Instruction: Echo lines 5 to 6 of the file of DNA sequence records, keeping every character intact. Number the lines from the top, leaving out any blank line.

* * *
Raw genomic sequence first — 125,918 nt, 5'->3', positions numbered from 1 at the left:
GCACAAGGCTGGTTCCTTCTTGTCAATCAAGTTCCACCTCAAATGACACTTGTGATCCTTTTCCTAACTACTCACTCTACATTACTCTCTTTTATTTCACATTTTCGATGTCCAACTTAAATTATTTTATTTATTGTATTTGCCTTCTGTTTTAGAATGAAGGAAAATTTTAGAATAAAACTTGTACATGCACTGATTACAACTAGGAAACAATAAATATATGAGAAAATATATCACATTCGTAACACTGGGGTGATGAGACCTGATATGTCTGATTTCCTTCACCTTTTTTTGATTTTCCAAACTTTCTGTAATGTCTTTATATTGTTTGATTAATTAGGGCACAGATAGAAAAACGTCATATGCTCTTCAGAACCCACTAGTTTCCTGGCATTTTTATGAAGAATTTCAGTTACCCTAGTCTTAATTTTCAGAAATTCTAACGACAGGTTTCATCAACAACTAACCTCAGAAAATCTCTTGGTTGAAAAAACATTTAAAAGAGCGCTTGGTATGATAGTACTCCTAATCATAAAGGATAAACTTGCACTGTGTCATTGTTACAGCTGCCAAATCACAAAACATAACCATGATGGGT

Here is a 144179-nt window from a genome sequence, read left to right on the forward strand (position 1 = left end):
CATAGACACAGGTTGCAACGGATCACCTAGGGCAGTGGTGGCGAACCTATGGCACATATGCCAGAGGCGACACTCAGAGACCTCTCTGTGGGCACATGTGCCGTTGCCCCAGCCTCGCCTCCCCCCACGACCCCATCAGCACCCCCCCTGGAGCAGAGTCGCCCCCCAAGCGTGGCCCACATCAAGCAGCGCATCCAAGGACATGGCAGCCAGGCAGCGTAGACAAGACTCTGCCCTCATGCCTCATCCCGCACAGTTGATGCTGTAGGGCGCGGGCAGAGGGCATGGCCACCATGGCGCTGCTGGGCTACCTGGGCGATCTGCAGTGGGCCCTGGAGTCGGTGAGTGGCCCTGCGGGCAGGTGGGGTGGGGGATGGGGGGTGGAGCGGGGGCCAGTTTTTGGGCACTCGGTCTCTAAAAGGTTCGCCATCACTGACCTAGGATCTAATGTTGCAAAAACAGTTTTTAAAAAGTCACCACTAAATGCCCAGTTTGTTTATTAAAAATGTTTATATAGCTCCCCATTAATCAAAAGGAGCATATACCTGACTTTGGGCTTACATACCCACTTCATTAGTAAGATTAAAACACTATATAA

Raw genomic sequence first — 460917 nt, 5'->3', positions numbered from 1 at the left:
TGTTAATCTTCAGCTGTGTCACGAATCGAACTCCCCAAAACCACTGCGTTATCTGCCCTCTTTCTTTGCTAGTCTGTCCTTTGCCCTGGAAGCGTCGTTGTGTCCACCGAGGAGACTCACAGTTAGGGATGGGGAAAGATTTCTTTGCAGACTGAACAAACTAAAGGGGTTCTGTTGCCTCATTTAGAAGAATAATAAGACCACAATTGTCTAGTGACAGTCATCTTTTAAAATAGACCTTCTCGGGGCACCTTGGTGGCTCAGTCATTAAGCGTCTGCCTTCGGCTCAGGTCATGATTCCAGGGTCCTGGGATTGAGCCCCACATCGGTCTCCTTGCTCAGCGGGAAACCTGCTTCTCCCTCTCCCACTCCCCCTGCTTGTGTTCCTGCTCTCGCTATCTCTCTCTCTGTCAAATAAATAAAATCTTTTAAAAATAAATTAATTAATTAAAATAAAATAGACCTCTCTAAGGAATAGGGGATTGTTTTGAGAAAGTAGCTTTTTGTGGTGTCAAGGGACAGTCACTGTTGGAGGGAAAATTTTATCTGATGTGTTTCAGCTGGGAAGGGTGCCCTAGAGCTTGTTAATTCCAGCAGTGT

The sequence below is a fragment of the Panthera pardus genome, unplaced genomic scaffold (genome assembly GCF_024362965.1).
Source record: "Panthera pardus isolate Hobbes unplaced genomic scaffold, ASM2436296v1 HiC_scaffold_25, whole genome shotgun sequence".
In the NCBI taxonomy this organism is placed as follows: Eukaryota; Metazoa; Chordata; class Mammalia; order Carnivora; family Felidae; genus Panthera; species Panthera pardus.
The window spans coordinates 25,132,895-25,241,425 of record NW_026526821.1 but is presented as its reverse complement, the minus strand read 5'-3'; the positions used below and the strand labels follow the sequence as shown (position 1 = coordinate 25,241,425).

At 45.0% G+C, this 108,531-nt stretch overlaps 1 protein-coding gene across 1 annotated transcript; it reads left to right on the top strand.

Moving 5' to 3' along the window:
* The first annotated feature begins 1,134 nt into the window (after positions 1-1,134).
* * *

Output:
Raw genomic sequence first — 460917 nt, 5'->3', positions numbered from 1 at the left:
TGTTAATCTTCAGCTGTGTCACGAATCGAACTCCCCAAAACCACTGCGTTATCTGCCCTCTTTCTTTGCTAGTCTGTCCTTTGCCCTGGAAGCGTCGTTGTGTCCACCGAGGAGACTCACAGTTAGGGATGGGGAAAGATTTCTTTGCAGACTGAACAAACTAAAGGGGTTCTGTTGCCTCATTTAGAAGAATAATAAGACCACAATTGTCTAGTGACAGTCATCTTTTAAAATAGACCTTCTCGGGGCACCTTGGTGGCTCAGTCATTAAGCGTCTGCCTTCGGCTCAGGTCATGATTCCAGGGTCCTGGGATTGAGCCCCACATCGGTCTCCTTGCTCAGCGGGAAACCTGCTTCTCCCTCTCCCACTCCCCCTGCTTGTGTTCCTGCTCTCGCTATCTCTCTCTCTGTCAAATAAATAAAATCTTTTAAAAATAAATTAATTAATTAAAATAAAATAGACCTCTCTAAGGAATAGGGGATTGTTTTGAGAAAGTAGCTTTTTGTGGTGTCAAGGGACAGTCACTGTTGGAGGGAAAATTTTATCTGATGTGTTTCAGCTGGGAAGGGTGCCCTAGAGCTTGTTAATTCCAGCAGTGT